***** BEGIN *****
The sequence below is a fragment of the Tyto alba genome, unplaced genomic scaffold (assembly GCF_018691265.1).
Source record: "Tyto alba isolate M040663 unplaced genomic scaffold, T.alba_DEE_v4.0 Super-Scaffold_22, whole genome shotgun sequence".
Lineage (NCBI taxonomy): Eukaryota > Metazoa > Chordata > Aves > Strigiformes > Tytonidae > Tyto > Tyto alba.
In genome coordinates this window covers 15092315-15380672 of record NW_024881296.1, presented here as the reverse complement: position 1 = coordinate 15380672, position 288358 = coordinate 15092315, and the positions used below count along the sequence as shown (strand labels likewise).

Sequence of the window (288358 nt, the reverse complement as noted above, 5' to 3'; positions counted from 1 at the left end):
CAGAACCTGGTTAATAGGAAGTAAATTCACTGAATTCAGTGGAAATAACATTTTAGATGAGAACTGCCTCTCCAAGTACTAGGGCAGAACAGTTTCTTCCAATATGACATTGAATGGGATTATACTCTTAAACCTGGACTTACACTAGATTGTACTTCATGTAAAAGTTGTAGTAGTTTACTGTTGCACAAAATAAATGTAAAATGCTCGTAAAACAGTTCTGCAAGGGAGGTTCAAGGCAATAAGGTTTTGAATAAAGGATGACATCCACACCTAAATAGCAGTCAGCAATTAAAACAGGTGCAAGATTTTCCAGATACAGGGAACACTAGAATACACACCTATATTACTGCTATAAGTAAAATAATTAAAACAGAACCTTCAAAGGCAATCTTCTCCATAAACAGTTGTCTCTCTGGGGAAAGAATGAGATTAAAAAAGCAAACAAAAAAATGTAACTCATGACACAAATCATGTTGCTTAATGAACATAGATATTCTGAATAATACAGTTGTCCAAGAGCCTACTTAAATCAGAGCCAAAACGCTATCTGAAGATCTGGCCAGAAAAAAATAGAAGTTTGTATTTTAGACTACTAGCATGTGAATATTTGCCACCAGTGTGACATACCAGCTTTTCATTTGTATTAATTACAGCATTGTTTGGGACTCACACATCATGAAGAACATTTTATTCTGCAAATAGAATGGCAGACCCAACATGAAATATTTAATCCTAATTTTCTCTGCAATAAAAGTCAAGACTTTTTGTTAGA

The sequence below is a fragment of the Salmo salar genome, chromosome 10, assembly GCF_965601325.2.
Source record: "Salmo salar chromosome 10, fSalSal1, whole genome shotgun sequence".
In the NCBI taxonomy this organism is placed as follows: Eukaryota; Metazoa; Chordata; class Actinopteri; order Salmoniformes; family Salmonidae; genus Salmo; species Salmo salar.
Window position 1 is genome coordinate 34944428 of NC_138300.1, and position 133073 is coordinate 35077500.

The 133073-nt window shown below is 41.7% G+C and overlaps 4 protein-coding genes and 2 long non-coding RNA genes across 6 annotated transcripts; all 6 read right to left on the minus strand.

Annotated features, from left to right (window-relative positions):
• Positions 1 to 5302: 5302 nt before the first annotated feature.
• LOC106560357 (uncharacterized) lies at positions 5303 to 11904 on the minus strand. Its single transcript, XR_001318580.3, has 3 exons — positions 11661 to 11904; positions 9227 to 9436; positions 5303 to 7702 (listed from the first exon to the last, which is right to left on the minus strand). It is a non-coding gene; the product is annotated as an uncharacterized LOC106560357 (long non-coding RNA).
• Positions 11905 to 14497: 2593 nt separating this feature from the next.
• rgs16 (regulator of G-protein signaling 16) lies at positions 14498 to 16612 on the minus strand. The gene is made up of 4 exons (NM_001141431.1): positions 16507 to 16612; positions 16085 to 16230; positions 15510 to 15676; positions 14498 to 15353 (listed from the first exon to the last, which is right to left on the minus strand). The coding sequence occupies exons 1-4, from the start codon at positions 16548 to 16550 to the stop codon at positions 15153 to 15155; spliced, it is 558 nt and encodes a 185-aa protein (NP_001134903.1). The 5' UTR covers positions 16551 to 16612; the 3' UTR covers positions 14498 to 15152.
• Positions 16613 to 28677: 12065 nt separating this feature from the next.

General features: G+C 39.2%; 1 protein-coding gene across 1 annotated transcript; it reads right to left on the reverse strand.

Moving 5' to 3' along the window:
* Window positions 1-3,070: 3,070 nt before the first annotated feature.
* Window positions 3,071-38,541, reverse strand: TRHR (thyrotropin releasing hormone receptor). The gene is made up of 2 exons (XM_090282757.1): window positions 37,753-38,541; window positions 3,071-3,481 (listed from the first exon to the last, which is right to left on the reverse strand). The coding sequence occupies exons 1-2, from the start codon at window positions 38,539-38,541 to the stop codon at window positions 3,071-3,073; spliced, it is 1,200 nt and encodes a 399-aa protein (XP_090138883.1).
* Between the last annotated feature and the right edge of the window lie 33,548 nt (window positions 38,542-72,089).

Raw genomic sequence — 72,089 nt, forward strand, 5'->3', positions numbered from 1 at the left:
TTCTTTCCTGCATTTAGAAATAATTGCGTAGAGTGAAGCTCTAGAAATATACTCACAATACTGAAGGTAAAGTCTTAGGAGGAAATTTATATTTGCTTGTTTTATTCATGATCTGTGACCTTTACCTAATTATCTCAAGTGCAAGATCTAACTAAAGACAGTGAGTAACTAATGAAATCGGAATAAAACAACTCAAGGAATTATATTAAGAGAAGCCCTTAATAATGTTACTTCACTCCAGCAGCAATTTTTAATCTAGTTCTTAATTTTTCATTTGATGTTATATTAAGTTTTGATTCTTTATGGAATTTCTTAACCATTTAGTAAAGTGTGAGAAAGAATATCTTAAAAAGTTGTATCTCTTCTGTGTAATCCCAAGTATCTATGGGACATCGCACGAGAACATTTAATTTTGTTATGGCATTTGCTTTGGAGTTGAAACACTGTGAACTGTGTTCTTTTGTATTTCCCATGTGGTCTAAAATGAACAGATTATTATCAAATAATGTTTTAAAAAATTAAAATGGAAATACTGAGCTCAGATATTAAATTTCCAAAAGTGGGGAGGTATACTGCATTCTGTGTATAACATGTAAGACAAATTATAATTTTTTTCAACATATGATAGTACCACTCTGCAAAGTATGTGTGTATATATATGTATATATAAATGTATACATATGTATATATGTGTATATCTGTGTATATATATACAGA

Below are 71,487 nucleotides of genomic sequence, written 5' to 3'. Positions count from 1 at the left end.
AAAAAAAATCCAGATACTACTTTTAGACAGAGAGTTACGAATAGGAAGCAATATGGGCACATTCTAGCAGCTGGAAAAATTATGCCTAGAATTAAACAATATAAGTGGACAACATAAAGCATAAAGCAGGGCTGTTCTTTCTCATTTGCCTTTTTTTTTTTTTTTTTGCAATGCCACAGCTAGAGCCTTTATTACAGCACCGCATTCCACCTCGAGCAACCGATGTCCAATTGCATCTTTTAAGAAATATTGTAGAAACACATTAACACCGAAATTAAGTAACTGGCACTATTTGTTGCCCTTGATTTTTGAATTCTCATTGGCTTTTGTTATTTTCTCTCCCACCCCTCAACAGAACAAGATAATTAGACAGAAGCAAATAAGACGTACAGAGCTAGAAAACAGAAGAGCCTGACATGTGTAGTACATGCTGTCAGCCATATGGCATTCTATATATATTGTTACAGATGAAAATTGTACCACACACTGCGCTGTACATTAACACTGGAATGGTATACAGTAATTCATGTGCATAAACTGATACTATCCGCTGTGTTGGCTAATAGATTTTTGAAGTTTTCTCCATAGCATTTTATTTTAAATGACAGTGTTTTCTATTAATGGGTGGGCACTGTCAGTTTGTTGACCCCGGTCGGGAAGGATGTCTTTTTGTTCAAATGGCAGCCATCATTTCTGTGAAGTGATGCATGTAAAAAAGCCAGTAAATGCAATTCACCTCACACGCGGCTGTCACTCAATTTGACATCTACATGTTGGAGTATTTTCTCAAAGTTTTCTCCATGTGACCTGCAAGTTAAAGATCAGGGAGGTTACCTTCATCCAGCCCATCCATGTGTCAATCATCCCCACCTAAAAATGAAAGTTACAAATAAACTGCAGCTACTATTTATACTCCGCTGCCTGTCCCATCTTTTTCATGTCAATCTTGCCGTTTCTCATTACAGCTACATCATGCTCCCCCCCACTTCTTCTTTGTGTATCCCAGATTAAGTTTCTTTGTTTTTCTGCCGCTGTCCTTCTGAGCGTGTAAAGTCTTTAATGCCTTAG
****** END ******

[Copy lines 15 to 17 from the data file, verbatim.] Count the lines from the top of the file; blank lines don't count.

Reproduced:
• Positions 11905 to 14497: 2593 nt separating this feature from the next.
• rgs16 (regulator of G-protein signaling 16) lies at positions 14498 to 16612 on the minus strand. The gene is made up of 4 exons (NM_001141431.1): positions 16507 to 16612; positions 16085 to 16230; positions 15510 to 15676; positions 14498 to 15353 (listed from the first exon to the last, which is right to left on the minus strand). The coding sequence occupies exons 1-4, from the start codon at positions 16548 to 16550 to the stop codon at positions 15153 to 15155; spliced, it is 558 nt and encodes a 185-aa protein (NP_001134903.1). The 5' UTR covers positions 16551 to 16612; the 3' UTR covers positions 14498 to 15152.
• Positions 16613 to 28677: 12065 nt separating this feature from the next.